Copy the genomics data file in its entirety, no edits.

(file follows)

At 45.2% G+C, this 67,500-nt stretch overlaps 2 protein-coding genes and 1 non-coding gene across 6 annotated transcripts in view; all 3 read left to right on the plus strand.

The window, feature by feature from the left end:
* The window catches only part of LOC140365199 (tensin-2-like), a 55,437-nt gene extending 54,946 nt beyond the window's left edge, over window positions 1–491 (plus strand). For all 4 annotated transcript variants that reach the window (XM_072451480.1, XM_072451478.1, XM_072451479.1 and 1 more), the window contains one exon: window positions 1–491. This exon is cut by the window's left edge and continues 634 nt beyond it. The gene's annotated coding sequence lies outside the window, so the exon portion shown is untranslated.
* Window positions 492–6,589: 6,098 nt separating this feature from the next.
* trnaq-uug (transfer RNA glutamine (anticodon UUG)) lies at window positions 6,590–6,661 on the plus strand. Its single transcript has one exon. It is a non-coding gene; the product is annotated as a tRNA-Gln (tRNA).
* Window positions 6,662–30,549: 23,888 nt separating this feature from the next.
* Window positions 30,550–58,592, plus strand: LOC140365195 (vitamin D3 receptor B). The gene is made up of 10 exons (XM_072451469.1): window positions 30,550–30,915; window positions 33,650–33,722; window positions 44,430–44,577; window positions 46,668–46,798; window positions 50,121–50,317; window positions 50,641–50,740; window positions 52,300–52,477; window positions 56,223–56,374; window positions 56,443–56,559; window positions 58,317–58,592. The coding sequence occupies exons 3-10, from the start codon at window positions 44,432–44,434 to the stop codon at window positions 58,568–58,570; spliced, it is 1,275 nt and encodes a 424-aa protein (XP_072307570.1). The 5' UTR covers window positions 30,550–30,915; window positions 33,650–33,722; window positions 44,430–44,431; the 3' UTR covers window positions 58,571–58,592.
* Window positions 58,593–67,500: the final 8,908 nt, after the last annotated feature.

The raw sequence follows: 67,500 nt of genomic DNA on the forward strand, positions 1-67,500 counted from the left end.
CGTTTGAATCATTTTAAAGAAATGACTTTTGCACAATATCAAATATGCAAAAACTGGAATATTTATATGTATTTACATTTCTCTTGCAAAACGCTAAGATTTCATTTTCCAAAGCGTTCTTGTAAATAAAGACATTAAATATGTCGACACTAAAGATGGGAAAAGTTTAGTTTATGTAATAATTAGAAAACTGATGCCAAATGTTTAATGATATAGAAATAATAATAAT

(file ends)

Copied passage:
At 45.2% G+C, this 67,500-nt stretch overlaps 2 protein-coding genes and 1 non-coding gene across 6 annotated transcripts in view; all 3 read left to right on the plus strand.

The window, feature by feature from the left end:
* The window catches only part of LOC140365199 (tensin-2-like), a 55,437-nt gene extending 54,946 nt beyond the window's left edge, over window positions 1–491 (plus strand). For all 4 annotated transcript variants that reach the window (XM_072451480.1, XM_072451478.1, XM_072451479.1 and 1 more), the window contains one exon: window positions 1–491. This exon is cut by the window's left edge and continues 634 nt beyond it. The gene's annotated coding sequence lies outside the window, so the exon portion shown is untranslated.
* Window positions 492–6,589: 6,098 nt separating this feature from the next.
* trnaq-uug (transfer RNA glutamine (anticodon UUG)) lies at window positions 6,590–6,661 on the plus strand. Its single transcript has one exon. It is a non-coding gene; the product is annotated as a tRNA-Gln (tRNA).
* Window positions 6,662–30,549: 23,888 nt separating this feature from the next.
* Window positions 30,550–58,592, plus strand: LOC140365195 (vitamin D3 receptor B). The gene is made up of 10 exons (XM_072451469.1): window positions 30,550–30,915; window positions 33,650–33,722; window positions 44,430–44,577; window positions 46,668–46,798; window positions 50,121–50,317; window positions 50,641–50,740; window positions 52,300–52,477; window positions 56,223–56,374; window positions 56,443–56,559; window positions 58,317–58,592. The coding sequence occupies exons 3-10, from the start codon at window positions 44,432–44,434 to the stop codon at window positions 58,568–58,570; spliced, it is 1,275 nt and encodes a 424-aa protein (XP_072307570.1). The 5' UTR covers window positions 30,550–30,915; window positions 33,650–33,722; window positions 44,430–44,431; the 3' UTR covers window positions 58,571–58,592.
* Window positions 58,593–67,500: the final 8,908 nt, after the last annotated feature.

The raw sequence follows: 67,500 nt of genomic DNA on the forward strand, positions 1-67,500 counted from the left end.
CGTTTGAATCATTTTAAAGAAATGACTTTTGCACAATATCAAATATGCAAAAACTGGAATATTTATATGTATTTACATTTCTCTTGCAAAACGCTAAGATTTCATTTTCCAAAGCGTTCTTGTAAATAAAGACATTAAATATGTCGACACTAAAGATGGGAAAAGTTTAGTTTATGTAATAATTAGAAAACTGATGCCAAATGTTTAATGATATAGAAATAATAATAAT